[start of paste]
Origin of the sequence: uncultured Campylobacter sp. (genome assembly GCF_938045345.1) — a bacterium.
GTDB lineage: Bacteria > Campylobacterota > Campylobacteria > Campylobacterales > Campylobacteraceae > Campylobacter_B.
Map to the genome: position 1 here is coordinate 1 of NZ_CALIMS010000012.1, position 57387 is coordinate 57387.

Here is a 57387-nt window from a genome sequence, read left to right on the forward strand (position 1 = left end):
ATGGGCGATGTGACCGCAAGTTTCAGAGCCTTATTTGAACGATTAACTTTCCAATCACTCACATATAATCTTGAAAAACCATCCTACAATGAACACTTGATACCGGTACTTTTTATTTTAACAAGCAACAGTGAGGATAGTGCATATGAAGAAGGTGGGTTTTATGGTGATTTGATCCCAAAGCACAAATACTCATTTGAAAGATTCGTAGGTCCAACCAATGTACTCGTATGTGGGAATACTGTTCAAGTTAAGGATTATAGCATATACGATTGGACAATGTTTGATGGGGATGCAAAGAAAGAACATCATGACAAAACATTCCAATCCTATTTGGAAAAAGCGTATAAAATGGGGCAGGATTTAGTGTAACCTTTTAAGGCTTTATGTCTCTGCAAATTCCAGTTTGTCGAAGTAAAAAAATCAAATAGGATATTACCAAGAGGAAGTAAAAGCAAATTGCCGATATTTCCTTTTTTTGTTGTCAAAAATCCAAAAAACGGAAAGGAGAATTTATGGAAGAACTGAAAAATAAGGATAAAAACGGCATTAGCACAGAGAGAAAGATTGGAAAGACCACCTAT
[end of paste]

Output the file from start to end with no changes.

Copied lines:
Origin of the sequence: uncultured Campylobacter sp. (genome assembly GCF_938045345.1) — a bacterium.
GTDB lineage: Bacteria > Campylobacterota > Campylobacteria > Campylobacterales > Campylobacteraceae > Campylobacter_B.
Map to the genome: position 1 here is coordinate 1 of NZ_CALIMS010000012.1, position 57387 is coordinate 57387.

Here is a 57387-nt window from a genome sequence, read left to right on the forward strand (position 1 = left end):
ATGGGCGATGTGACCGCAAGTTTCAGAGCCTTATTTGAACGATTAACTTTCCAATCACTCACATATAATCTTGAAAAACCATCCTACAATGAACACTTGATACCGGTACTTTTTATTTTAACAAGCAACAGTGAGGATAGTGCATATGAAGAAGGTGGGTTTTATGGTGATTTGATCCCAAAGCACAAATACTCATTTGAAAGATTCGTAGGTCCAACCAATGTACTCGTATGTGGGAATACTGTTCAAGTTAAGGATTATAGCATATACGATTGGACAATGTTTGATGGGGATGCAAAGAAAGAACATCATGACAAAACATTCCAATCCTATTTGGAAAAAGCGTATAAAATGGGGCAGGATTTAGTGTAACCTTTTAAGGCTTTATGTCTCTGCAAATTCCAGTTTGTCGAAGTAAAAAAATCAAATAGGATATTACCAAGAGGAAGTAAAAGCAAATTGCCGATATTTCCTTTTTTTGTTGTCAAAAATCCAAAAAACGGAAAGGAGAATTTATGGAAGAACTGAAAAATAAGGATAAAAACGGCATTAGCACAGAGAGAAAGATTGGAAAGACCACCTAT